Colorado will be the site of a first-of-its-kind test track for a futuristic transportation system that could one day whisk passengers from downtown Denver to Boulder in eight minutes.
Arrivo, a Los Angeles startup, will partner with the Colorado Department of Transportation to build the half-mile track alongside the E-470 tollway near Denver International Airport, and open a research and development center in Commerce City. Arrivo is one of a new breed of high-tech companies, including the speedier and better-funded Virgin Hyperloop One, attempting to bypass road congestion with dedicated tracks for faster travel.
“We’re calling it the High Speed Super Urban Network, which isn’t as good as (the term) hyperloop. But we’re a pack of engineers. We’re open for branding,” said Arrivo co-founder Brogan BamBrogan. “Really, our focus is on ending traffic. That should be catchy enough for anybody, especially in Denver.”
Arrivo’s proposed high-speed transport system would run slower than hyperloop but be more efficient for shorter distances. Some projected times in minutes between downtown Denver or Denver International Airport and a nearby city:
9: DIA to downtown
8: Boulder to Denver
6: Lone Tree to Denver
11: Denver Tech Center and DIA
From hosting the first autonomous beer-delivery truck to becoming a finalist for the global Hyperloop One competition, Colorado’s reputation as a place to test new transportation technologies is on the rise as the state’s transportation department looks to tech to deal with a rising population, increased traffic deaths and the pretty much the same annual budget. Its executive director, Shailen Bhatt, said the state has a responsibility to explore all potential technologies that could alleviate congestion, keep citizens safer and offer a better alternative to 1950s fixes of widening or repairing roads.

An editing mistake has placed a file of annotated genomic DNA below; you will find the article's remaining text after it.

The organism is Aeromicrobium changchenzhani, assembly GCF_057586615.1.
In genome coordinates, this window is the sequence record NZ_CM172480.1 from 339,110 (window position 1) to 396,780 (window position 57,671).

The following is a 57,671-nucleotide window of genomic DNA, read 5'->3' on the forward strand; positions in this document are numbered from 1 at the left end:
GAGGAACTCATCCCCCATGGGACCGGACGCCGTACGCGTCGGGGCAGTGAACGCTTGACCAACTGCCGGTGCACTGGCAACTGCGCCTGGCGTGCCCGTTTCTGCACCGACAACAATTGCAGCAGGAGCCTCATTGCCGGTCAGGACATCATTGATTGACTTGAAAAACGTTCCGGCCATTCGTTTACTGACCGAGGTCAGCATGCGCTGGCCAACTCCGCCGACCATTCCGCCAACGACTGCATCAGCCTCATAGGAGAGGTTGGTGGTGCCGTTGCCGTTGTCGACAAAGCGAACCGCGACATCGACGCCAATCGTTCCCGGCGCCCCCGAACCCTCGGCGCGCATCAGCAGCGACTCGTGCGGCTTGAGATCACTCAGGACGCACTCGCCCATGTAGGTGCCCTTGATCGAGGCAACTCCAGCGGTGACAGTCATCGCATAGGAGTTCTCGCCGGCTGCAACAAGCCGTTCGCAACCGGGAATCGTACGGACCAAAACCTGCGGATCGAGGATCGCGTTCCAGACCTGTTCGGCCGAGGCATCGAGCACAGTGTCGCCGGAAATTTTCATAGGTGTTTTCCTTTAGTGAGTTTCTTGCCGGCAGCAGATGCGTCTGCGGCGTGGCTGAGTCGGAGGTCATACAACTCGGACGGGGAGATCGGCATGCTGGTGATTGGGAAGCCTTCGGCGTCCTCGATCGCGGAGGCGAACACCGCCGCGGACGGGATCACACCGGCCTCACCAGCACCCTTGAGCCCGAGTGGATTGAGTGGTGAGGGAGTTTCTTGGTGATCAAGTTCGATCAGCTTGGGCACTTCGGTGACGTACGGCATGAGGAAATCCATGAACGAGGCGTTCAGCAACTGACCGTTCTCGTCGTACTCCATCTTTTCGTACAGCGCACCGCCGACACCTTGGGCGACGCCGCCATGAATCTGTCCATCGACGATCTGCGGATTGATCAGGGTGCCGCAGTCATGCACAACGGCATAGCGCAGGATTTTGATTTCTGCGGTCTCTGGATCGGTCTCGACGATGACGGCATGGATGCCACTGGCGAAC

“The reason we’re partnering with Arrivo is the congestion in Colorado is only getting worse. That’s why CDOT is involved and saying, ‘Come work with us. Build out your test track here,’ ” Bhatt said. “It is futuristic. But just like Hyperloop One that has a test track in Nevada, they’re hitting their milestones with technology development. Arrivo believes in nearer to the future, not 30 years from now but the next few years.”
The E-470 Public Highway Authority, which is preapproved to expand the toll roads to four lanes in both directions, is letting Arrivo build its test track on about a half mile of land near an abandoned toll plaza, BamBrogan said. The site also will be used as an engineering playground for Arrivo and complement a separate research and development office to open in Commerce City. Such roads would ultimately support much more traffic, or up to 20,000 vehicles per lane per hour compared with today’s 3,000 on a “well functioning freeway,” he said.
Arrivo’s founders. With his signature mustache, …Courtesy of ArrivoArrivo’s founders. With his signature mustache, Brogan BamBrogan is the man in the middle wearing a vest.
Via Denver Post